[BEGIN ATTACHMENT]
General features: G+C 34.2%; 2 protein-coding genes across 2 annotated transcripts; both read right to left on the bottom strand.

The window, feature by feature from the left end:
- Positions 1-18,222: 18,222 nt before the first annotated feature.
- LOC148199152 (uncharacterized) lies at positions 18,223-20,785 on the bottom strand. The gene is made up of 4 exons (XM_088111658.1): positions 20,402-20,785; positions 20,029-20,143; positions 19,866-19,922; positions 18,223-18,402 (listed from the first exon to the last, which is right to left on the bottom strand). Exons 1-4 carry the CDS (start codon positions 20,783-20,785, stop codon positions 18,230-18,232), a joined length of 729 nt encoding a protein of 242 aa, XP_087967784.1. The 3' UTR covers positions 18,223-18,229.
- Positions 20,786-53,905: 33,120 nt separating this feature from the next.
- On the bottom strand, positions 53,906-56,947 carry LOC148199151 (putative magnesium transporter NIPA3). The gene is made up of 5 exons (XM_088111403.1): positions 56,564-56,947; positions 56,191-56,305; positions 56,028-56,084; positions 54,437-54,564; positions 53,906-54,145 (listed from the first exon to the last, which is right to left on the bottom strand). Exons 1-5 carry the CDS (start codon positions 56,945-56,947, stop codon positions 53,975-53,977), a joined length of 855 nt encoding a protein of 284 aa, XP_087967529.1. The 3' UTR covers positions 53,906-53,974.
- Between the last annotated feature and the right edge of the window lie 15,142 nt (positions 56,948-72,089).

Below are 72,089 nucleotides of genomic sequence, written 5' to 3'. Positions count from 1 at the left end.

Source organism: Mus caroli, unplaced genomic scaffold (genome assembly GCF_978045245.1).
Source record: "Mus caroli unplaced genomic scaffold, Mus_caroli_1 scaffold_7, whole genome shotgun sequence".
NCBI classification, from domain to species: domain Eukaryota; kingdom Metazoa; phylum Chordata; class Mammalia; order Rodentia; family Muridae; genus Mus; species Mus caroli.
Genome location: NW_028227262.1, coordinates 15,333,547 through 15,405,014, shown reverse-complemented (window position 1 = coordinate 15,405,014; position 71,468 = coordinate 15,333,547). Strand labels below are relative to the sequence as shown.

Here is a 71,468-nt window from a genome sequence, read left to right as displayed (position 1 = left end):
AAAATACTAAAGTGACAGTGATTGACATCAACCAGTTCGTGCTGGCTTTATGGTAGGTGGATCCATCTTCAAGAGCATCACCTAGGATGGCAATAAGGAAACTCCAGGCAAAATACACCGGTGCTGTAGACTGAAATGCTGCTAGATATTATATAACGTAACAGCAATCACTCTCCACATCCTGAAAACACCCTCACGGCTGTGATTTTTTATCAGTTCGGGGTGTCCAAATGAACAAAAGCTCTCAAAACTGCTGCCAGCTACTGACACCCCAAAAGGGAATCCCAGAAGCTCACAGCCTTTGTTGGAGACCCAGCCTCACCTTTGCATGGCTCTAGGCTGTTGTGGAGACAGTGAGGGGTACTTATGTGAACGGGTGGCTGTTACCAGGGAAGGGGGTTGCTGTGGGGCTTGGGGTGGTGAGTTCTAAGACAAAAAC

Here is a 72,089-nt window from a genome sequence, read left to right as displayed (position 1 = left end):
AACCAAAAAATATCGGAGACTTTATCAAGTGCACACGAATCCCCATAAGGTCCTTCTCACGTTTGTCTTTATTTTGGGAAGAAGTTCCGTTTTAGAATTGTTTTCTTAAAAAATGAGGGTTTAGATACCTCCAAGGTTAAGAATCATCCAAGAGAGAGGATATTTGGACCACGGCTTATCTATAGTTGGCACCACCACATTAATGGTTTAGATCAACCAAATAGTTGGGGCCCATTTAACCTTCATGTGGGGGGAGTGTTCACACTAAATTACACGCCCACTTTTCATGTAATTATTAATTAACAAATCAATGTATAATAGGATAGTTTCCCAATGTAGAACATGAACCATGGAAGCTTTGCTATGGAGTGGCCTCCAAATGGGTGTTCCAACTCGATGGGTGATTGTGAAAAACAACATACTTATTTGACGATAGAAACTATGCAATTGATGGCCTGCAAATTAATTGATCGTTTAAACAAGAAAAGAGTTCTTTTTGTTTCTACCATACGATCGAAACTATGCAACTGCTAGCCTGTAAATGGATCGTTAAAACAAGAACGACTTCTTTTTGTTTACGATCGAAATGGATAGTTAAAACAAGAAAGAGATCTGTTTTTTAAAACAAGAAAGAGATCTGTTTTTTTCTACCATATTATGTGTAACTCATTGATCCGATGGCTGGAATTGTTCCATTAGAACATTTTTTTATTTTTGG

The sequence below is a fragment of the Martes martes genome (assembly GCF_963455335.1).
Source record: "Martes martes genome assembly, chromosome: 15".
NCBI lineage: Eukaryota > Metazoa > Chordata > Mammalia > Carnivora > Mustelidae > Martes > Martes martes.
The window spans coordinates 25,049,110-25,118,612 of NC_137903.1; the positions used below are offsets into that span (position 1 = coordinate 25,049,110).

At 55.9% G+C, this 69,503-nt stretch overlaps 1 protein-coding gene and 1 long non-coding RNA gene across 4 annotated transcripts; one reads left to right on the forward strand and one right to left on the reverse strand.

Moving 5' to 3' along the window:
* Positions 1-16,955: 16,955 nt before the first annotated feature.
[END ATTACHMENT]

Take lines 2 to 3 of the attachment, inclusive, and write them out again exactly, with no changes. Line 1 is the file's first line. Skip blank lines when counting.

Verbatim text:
The window, feature by feature from the left end:
- Positions 1-18,222: 18,222 nt before the first annotated feature.